The rotation of a planetary satellite

Planetary satellites have a particularly interesting rotational dynamics. Alike our Moon, they show on average always the same face to a fictitious observer, which would observe the satellite from the surface of the parent planet (our Earth for the Moon, Saturn for Enceladus). This means that they have a synchronous rotation, i.e. a rotation which is synchronous with their orbit, but also that the orientation of their spin axis is pretty stable.
And this is the key point here: the spin axis is pretty orthogonal to the orbit (this orientation is called Cassini State 1), and it is very close to the polar axis, which is the axis of largest moment of inertia. This means that we have a condition on the orientation of the spin axis with respect to the orbit, AND with respect to the surface. The mass distribution in the satellite is not exactly spherical, actually masses tend to accumulate in the equatorial plane, more particularly in the satellite-planet direction, because of the combined actions of the rotation of the satellites and the tides raised by the parent planet. This implies a shorter polar axis. And the study I present today proposes that the polar axis has been tilted of 55° in the past. This tilt is called polar wander. This result is suggested by the distribution of the craters at the surface of Enceladus.

Relaxing a crater

The Solar System bodies are always impacted, this was especially true during the early ages of the Solar System. And the inner satellites of Saturn were more impacted than the outer ones, because the mass of Saturn tends to attract the impactors, focusing their trajectories.
As a consequence, Enceladus got heavily impacted, probably pretty homogeneously, i.e. craters were everywhere. And then, over the ages, the crust slowly went back to its original shape, relaxing the craters. The craters became then basins, and eventually some of them disappeared. Some of them, but not all of them.
The process of relaxation is all the more efficient when the material is hot. For material which properties strongly depend on the temperature, a stagnant lid can form below the surface, which would partly preserve it from the heating by convection, and could preserve the craters. This phenomenon appears preferably at equatorial latitudes.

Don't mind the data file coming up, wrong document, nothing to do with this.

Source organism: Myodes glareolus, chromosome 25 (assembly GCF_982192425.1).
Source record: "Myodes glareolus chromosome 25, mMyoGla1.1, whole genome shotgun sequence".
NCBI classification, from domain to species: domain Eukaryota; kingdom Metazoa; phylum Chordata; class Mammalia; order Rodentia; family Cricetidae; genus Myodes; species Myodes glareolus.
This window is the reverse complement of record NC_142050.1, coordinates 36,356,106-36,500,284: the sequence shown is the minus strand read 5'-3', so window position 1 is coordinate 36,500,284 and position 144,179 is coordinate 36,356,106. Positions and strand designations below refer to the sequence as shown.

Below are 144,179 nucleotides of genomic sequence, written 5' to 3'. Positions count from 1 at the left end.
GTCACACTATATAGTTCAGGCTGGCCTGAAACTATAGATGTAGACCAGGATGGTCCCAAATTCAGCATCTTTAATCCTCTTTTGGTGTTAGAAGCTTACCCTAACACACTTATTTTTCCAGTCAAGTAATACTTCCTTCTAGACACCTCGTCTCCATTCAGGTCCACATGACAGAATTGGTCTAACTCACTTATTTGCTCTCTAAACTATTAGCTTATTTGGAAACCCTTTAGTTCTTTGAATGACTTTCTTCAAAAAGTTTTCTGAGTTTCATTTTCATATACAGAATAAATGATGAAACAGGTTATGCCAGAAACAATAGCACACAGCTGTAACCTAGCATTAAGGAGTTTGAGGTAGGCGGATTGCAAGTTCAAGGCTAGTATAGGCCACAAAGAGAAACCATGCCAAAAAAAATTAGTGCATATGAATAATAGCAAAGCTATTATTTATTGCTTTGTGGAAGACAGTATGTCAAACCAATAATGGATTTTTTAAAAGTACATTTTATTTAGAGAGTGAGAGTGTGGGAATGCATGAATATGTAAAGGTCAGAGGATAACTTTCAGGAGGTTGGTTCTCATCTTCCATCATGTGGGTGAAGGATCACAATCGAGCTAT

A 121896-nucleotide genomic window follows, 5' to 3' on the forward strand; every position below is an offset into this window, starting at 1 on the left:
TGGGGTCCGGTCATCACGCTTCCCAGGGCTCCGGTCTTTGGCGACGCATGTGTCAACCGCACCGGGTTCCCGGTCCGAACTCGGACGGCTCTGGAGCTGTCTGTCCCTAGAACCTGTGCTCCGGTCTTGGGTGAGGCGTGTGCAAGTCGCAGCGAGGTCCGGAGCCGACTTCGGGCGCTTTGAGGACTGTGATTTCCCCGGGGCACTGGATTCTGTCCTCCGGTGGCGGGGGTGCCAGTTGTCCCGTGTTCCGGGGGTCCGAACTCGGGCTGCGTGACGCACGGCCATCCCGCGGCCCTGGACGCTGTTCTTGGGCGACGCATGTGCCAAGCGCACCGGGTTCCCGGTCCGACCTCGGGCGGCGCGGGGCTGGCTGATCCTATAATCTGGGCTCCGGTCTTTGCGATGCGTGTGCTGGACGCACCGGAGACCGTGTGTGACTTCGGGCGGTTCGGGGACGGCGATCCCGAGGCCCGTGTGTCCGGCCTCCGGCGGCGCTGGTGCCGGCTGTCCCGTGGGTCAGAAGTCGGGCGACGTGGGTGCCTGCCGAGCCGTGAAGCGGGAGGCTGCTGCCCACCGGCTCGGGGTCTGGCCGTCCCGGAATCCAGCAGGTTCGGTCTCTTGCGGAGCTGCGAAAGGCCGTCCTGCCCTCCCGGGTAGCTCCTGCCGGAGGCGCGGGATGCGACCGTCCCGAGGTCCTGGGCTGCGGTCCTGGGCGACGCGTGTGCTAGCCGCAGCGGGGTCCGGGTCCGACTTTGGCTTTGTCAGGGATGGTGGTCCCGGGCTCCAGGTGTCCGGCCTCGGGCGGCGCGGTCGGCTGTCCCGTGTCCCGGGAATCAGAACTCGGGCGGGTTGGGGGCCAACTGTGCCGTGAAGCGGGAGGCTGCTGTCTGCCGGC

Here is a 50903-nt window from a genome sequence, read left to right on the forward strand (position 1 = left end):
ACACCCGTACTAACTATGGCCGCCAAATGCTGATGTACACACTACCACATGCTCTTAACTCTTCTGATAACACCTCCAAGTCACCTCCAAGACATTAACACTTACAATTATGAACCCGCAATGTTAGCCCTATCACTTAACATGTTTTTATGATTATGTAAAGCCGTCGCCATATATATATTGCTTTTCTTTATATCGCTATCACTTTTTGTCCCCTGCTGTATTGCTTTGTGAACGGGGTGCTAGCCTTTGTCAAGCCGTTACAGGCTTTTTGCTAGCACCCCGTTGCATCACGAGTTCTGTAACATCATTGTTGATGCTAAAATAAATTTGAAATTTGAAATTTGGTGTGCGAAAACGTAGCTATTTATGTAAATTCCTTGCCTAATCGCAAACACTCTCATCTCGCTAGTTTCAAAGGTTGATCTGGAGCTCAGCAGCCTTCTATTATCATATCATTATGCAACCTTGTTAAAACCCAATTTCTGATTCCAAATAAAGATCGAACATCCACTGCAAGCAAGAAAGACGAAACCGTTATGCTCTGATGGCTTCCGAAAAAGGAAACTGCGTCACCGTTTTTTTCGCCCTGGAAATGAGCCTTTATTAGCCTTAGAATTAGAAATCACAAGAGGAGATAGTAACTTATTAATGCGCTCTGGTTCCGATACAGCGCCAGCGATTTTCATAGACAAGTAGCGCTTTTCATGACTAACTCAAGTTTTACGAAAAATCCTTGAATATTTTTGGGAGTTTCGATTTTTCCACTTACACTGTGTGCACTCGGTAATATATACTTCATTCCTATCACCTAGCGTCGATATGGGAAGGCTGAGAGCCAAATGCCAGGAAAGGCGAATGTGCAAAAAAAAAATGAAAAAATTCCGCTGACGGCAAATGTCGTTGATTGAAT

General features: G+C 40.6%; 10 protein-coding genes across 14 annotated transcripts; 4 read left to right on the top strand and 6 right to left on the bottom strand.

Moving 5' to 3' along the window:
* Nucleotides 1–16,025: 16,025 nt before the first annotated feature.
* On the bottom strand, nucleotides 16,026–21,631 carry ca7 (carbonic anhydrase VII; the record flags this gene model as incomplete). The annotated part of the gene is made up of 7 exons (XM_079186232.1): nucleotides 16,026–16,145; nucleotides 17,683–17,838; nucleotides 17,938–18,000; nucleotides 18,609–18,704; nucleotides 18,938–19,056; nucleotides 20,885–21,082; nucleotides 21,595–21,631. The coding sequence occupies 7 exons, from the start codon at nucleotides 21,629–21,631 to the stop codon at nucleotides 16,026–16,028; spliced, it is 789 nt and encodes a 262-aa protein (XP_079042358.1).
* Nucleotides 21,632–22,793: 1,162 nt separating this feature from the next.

This motivates the quest for basins. A way for that is to measure the topography of the surface.

Modeling the topography

The surface of planetary body can be written as a sum of trigonometric series, known as spherical harmonics, in which the radius would depend on 2 parameters, i.e. the latitude and the longitude. This way, you have the radius at any point of the surface. Classically, two terms are kept, which allow to represent the surface as a triaxial ellipsoid. This is the expected shape from the rotational and tidal deformations. If you want to look at mass anomalies, then you have to go further in the expansion of the formula. But to do that, you need data, i.e. measurements of the radius at given coordinates. And for that, the planetologists dispose of the Cassini spacecraft, which made several flybys of Enceladus, since 2005.
Two kinds of data have been used in this study: limb profiles, and control points.
Limb profiles are observations of the bright edge of an illuminated object, they result in very accurate measurements of limited areas. Control points are features on the surface, detected from images. They can be anywhere of the surface, and permit a global coverage. In this study, the authors used 41,780 points derived from 54 limb profiles, and 6,245 control points.
Measuring the shape is only one example of use of such data. They can also be used to measure the rotation of the body, in comparing several orientations of given features at different dates.
These data permitted the authors to model the topography up to the order 16.

The result

The authors identified a set of pretty aligned basins, which would happen for equatorial basins protected from relaxation by stagnant lid convection. But the problem is this: the orientation of this alignment would need a tilt of 55° of Enceladus to be equatorial! This is why the authors suggest that Enceladus has been tilted in the past.

The observations do not tell us anything on the cause of this tilt. Some blogs emphasize that it could be due to an impact. Why not? But less us be cautious.
Anyway, the orientation of the rotation axis is consistent with the current mass distribution, i.e. the polar axis has the largest moment of inertia. Actually, mid-sized planetary satellites like Enceladus are close to sphericity, in the sense that there is no huge difference between the moments of inertia of its principal axes. So, a redistribution of mass after a violent tilt seems to be possible.

To know more

And now the authors: